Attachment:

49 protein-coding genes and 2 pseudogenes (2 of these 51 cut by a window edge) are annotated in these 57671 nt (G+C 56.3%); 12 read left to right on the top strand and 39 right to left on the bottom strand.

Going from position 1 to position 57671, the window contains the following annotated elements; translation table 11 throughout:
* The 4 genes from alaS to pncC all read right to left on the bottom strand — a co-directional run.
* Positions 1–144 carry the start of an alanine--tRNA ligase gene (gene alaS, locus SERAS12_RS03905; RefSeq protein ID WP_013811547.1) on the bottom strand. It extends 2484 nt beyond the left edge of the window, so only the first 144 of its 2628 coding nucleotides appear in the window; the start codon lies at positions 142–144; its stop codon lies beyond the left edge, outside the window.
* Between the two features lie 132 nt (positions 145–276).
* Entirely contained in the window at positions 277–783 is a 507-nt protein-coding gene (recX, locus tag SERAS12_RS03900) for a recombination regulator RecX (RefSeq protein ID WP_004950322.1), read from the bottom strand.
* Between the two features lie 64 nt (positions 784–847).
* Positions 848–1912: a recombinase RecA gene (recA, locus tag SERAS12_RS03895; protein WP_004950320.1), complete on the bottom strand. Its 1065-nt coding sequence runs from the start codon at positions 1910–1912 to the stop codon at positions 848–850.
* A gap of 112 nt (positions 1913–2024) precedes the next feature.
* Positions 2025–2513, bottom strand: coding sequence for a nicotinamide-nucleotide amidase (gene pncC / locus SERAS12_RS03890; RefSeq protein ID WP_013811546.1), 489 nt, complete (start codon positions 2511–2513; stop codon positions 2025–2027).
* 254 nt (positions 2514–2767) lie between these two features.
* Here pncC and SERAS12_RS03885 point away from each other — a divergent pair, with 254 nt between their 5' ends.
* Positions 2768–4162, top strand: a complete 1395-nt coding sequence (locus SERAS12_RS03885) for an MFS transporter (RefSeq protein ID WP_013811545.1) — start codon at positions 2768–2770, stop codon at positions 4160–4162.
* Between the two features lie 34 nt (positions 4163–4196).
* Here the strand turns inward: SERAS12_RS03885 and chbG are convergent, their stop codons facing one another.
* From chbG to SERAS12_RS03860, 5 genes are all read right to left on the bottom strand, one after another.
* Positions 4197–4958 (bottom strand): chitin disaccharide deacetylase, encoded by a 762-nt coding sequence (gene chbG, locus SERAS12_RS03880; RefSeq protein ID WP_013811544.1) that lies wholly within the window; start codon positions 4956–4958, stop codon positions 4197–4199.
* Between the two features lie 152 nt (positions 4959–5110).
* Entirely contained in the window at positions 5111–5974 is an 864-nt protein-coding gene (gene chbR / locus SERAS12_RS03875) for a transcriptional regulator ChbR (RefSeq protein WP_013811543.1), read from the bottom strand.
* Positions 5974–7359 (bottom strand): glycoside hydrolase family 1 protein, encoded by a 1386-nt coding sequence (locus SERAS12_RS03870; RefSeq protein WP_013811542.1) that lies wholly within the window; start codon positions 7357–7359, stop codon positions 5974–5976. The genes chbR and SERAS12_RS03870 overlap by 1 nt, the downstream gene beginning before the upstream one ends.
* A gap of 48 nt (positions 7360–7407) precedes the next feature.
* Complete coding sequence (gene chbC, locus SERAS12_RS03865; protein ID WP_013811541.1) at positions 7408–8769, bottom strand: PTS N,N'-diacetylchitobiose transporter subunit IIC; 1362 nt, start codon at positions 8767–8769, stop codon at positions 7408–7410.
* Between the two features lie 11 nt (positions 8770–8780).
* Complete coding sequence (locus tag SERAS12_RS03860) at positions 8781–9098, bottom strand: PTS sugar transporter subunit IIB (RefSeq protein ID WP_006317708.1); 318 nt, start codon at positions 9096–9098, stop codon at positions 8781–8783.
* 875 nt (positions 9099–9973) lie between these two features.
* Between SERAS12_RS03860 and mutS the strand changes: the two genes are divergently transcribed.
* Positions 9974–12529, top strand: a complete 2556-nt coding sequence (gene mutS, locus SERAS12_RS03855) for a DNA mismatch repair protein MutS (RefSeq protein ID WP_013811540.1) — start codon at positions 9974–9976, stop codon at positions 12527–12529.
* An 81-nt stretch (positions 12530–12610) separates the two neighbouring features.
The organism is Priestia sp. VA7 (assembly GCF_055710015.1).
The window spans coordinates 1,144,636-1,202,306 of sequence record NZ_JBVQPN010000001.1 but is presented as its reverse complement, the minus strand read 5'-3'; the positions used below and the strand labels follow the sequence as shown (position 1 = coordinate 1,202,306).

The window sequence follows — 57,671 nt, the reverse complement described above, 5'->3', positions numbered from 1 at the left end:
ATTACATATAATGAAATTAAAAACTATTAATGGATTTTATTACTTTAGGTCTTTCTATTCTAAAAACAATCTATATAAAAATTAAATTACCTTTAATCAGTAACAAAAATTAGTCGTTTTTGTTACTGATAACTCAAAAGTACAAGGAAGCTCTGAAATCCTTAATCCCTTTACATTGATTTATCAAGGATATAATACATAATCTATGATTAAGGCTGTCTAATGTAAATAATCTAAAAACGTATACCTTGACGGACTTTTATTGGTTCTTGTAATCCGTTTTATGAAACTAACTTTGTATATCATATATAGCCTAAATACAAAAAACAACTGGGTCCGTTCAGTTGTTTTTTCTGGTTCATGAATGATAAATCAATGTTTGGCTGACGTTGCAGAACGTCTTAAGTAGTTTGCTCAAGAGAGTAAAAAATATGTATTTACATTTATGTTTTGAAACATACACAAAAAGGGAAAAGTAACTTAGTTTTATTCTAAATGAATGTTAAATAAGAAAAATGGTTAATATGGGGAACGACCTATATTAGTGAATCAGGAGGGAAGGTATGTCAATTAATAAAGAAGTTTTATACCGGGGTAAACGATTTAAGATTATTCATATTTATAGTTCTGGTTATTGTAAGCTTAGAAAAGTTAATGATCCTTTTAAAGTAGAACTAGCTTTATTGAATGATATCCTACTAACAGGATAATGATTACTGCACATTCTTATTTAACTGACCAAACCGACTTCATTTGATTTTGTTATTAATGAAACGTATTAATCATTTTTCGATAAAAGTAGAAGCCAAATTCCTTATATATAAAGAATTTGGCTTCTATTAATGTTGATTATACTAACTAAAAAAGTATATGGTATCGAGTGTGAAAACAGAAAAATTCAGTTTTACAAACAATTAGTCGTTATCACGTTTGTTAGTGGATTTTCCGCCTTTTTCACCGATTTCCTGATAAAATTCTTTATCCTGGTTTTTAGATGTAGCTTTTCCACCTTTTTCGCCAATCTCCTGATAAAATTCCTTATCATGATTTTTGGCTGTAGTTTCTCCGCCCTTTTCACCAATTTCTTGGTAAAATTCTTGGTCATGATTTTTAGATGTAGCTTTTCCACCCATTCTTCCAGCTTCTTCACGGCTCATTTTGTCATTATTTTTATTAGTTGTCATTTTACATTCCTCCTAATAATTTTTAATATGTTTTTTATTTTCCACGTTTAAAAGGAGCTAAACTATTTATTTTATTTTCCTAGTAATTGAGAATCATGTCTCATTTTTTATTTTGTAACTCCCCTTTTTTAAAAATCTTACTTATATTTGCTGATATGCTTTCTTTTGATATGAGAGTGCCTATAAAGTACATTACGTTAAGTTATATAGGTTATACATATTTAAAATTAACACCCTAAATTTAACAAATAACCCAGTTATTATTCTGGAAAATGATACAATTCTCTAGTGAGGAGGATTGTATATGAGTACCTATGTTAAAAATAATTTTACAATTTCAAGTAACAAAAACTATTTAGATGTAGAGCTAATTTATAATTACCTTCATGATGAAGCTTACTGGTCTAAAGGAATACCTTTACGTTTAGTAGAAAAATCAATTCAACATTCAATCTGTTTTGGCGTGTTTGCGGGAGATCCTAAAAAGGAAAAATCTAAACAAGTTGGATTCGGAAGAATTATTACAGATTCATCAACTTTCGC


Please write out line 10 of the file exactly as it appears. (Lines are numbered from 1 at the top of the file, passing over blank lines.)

* Positions 2025–2513, bottom strand: coding sequence for a nicotinamide-nucleotide amidase (gene pncC / locus SERAS12_RS03890; RefSeq protein ID WP_013811546.1), 489 nt, complete (start codon positions 2511–2513; stop codon positions 2025–2027).